The first principle of good negotiation is to show respect for your adversary. Obama would do well to learn this lesson.

But, let's keep some hope alive. Despite what the Times reviewers say, New York is not really the talking-cure capital of the world. That honor belongs to Buenos Aires, Argentina.

The good news is: when it comes to dysfunction, New York still has a ways to go.

A Sleeping Giant Awakens

Dread can be a great motivator. With the Great Recession and the fear about losing jobs, there has been an outbreak of good behavior in companies across the country.

For the Business Week report on this phenomenon, link here.

To some this all seems a bit forced and unnatural. But I, for one, would prefer forced and unnatural good conduct to the alternative: arrogant, insolent, and rude behavior.

At a time when all the world's economists are debating whether capitalism has failed, I would suggest that bad behavior bears much of the responsibility for the current economic.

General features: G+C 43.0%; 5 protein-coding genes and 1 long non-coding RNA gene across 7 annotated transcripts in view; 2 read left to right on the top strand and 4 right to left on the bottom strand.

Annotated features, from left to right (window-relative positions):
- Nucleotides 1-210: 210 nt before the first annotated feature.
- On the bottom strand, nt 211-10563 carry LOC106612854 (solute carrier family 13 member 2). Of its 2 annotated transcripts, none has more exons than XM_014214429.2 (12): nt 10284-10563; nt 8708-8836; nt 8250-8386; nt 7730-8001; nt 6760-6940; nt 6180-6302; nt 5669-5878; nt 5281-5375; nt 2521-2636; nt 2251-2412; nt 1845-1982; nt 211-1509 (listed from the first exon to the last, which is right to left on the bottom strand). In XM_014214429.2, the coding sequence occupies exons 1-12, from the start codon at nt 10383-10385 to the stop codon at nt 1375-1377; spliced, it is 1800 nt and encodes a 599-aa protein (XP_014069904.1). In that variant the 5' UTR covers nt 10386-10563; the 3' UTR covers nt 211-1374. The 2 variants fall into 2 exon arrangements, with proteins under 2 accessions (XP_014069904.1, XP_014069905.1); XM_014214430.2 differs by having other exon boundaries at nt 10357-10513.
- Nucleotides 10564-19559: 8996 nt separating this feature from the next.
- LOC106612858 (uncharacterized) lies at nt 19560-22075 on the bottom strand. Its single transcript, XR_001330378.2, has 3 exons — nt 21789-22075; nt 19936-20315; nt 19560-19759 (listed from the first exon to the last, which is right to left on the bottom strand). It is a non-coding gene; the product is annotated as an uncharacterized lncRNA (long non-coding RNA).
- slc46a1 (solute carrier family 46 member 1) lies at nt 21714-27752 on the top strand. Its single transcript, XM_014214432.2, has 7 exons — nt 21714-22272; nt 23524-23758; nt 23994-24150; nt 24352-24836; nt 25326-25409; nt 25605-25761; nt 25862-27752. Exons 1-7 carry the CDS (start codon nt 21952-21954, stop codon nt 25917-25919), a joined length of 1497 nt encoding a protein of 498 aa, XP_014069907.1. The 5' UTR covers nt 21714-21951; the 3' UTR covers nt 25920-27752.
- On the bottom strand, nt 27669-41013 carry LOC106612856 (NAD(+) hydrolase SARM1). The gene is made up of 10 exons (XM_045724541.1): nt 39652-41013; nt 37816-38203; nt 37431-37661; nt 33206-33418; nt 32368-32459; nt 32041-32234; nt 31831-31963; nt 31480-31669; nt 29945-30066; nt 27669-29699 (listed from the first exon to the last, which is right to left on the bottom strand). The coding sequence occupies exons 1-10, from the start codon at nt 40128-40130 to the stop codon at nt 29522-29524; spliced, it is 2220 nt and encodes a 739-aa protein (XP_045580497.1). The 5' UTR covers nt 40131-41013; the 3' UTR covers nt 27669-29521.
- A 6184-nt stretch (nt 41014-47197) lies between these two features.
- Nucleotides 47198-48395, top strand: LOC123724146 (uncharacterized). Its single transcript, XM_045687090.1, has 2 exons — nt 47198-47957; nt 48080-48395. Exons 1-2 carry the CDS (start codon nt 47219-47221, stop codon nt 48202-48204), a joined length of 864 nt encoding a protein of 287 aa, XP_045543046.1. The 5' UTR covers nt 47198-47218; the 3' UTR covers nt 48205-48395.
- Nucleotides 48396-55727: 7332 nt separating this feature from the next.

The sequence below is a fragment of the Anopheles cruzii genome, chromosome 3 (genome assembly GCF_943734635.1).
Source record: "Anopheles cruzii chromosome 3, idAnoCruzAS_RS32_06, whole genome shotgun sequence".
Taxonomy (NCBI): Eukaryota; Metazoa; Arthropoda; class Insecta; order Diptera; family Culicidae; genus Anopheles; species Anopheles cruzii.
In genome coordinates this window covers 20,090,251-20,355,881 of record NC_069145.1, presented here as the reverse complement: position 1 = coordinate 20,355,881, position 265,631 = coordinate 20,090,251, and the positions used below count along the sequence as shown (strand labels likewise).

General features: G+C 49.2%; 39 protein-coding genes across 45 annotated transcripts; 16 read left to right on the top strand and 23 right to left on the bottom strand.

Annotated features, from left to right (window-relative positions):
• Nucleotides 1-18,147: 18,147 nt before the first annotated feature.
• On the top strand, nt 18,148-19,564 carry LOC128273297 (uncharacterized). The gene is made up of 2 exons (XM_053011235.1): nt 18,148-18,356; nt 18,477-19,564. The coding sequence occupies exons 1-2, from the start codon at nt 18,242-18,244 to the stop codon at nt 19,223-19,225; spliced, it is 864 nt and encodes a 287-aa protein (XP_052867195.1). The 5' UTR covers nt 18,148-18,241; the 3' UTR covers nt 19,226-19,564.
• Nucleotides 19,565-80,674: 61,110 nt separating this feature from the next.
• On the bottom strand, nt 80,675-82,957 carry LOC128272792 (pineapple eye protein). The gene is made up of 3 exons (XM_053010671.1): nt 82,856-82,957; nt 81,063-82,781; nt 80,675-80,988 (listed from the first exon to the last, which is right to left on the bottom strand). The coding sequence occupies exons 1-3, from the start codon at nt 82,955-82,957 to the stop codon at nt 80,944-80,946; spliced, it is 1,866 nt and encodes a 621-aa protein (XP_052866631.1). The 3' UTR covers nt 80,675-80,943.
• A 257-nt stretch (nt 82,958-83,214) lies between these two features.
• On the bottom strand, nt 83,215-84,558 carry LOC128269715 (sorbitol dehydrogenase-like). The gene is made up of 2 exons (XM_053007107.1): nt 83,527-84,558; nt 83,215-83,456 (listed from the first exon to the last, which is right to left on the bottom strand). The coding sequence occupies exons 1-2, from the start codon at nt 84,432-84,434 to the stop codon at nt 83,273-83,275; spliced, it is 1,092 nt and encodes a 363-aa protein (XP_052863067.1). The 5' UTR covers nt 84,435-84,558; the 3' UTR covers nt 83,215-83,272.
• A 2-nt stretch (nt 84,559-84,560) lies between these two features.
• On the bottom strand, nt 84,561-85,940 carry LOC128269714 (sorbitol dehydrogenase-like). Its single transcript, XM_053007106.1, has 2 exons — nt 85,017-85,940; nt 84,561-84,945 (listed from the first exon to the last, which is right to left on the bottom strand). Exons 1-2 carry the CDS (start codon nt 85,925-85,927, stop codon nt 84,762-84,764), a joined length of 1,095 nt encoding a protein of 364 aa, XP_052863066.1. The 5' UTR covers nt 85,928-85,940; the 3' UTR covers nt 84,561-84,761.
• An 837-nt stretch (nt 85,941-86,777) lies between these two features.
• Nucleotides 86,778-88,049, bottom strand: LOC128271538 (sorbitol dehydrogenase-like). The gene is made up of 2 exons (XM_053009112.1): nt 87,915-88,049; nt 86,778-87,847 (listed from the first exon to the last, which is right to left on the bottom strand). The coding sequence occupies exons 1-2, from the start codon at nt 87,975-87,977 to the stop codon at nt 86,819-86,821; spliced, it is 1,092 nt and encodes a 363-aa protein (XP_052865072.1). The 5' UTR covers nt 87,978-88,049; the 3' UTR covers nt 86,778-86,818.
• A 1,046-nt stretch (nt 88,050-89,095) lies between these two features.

Even the most enlightened capitalist policies will misfire when the population has been inculcated with values that produce bad character.

Sunday, April 5, 2009

How He Got His "Blink" Back

When you counsel people on a variety of life situations, as I do, you eventually notice that certain basic principles apply well to different situations.

Friday, psychologist Brett Steenbarger demonstrated the point by explaining how some dating advice he once gave to a young man also applied to trading, blogging, and interviewing. Link here.